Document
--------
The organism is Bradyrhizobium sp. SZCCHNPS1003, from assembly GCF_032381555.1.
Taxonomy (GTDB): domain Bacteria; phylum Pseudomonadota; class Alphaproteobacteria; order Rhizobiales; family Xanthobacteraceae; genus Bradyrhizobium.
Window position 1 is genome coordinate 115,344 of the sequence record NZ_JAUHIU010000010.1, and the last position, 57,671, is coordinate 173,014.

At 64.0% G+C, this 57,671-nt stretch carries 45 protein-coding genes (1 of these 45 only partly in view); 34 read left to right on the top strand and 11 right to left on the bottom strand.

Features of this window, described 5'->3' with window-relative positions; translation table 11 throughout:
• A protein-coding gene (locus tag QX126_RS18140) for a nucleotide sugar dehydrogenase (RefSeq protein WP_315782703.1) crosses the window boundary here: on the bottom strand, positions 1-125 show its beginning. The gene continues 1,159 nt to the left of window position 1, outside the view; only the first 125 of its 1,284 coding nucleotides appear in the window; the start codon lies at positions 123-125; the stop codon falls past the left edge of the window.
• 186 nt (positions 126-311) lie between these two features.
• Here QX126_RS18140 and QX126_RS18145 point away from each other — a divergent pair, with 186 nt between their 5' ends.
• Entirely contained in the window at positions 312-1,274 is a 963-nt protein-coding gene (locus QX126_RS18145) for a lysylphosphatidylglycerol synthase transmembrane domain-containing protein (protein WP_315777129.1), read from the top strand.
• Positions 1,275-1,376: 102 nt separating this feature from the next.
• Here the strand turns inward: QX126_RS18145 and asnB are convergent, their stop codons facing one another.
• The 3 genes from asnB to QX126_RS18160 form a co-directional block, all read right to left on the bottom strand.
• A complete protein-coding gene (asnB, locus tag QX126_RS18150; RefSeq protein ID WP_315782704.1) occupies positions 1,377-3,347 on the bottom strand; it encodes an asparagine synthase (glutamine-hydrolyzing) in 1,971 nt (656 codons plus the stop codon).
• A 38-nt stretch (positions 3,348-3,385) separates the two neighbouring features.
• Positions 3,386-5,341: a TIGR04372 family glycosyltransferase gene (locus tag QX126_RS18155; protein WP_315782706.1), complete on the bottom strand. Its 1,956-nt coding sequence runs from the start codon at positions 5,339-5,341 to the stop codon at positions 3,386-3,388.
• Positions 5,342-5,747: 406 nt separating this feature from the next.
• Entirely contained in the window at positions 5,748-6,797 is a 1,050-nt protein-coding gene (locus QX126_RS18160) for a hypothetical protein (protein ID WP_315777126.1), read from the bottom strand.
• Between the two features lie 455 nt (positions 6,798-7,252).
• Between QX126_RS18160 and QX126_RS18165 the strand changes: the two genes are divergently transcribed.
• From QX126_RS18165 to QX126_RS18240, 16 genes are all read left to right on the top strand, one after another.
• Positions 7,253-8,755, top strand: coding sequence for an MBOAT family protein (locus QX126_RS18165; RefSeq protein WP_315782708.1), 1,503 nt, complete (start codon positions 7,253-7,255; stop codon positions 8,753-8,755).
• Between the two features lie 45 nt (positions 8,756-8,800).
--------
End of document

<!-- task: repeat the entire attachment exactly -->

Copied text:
The organism is Bradyrhizobium sp. SZCCHNPS1003, from assembly GCF_032381555.1.
Taxonomy (GTDB): domain Bacteria; phylum Pseudomonadota; class Alphaproteobacteria; order Rhizobiales; family Xanthobacteraceae; genus Bradyrhizobium.
Window position 1 is genome coordinate 115,344 of the sequence record NZ_JAUHIU010000010.1, and the last position, 57,671, is coordinate 173,014.

At 64.0% G+C, this 57,671-nt stretch carries 45 protein-coding genes (1 of these 45 only partly in view); 34 read left to right on the top strand and 11 right to left on the bottom strand.

Features of this window, described 5'->3' with window-relative positions; translation table 11 throughout:
• A protein-coding gene (locus tag QX126_RS18140) for a nucleotide sugar dehydrogenase (RefSeq protein WP_315782703.1) crosses the window boundary here: on the bottom strand, positions 1-125 show its beginning. The gene continues 1,159 nt to the left of window position 1, outside the view; only the first 125 of its 1,284 coding nucleotides appear in the window; the start codon lies at positions 123-125; the stop codon falls past the left edge of the window.
• 186 nt (positions 126-311) lie between these two features.
• Here QX126_RS18140 and QX126_RS18145 point away from each other — a divergent pair, with 186 nt between their 5' ends.
• Entirely contained in the window at positions 312-1,274 is a 963-nt protein-coding gene (locus QX126_RS18145) for a lysylphosphatidylglycerol synthase transmembrane domain-containing protein (protein WP_315777129.1), read from the top strand.
• Positions 1,275-1,376: 102 nt separating this feature from the next.
• Here the strand turns inward: QX126_RS18145 and asnB are convergent, their stop codons facing one another.
• The 3 genes from asnB to QX126_RS18160 form a co-directional block, all read right to left on the bottom strand.
• A complete protein-coding gene (asnB, locus tag QX126_RS18150; RefSeq protein ID WP_315782704.1) occupies positions 1,377-3,347 on the bottom strand; it encodes an asparagine synthase (glutamine-hydrolyzing) in 1,971 nt (656 codons plus the stop codon).
• A 38-nt stretch (positions 3,348-3,385) separates the two neighbouring features.
• Positions 3,386-5,341: a TIGR04372 family glycosyltransferase gene (locus tag QX126_RS18155; protein WP_315782706.1), complete on the bottom strand. Its 1,956-nt coding sequence runs from the start codon at positions 5,339-5,341 to the stop codon at positions 3,386-3,388.
• Positions 5,342-5,747: 406 nt separating this feature from the next.
• Entirely contained in the window at positions 5,748-6,797 is a 1,050-nt protein-coding gene (locus QX126_RS18160) for a hypothetical protein (protein ID WP_315777126.1), read from the bottom strand.
• Between the two features lie 455 nt (positions 6,798-7,252).
• Between QX126_RS18160 and QX126_RS18165 the strand changes: the two genes are divergently transcribed.
• From QX126_RS18165 to QX126_RS18240, 16 genes are all read left to right on the top strand, one after another.
• Positions 7,253-8,755, top strand: coding sequence for an MBOAT family protein (locus QX126_RS18165; RefSeq protein WP_315782708.1), 1,503 nt, complete (start codon positions 7,253-7,255; stop codon positions 8,753-8,755).
• Between the two features lie 45 nt (positions 8,756-8,800).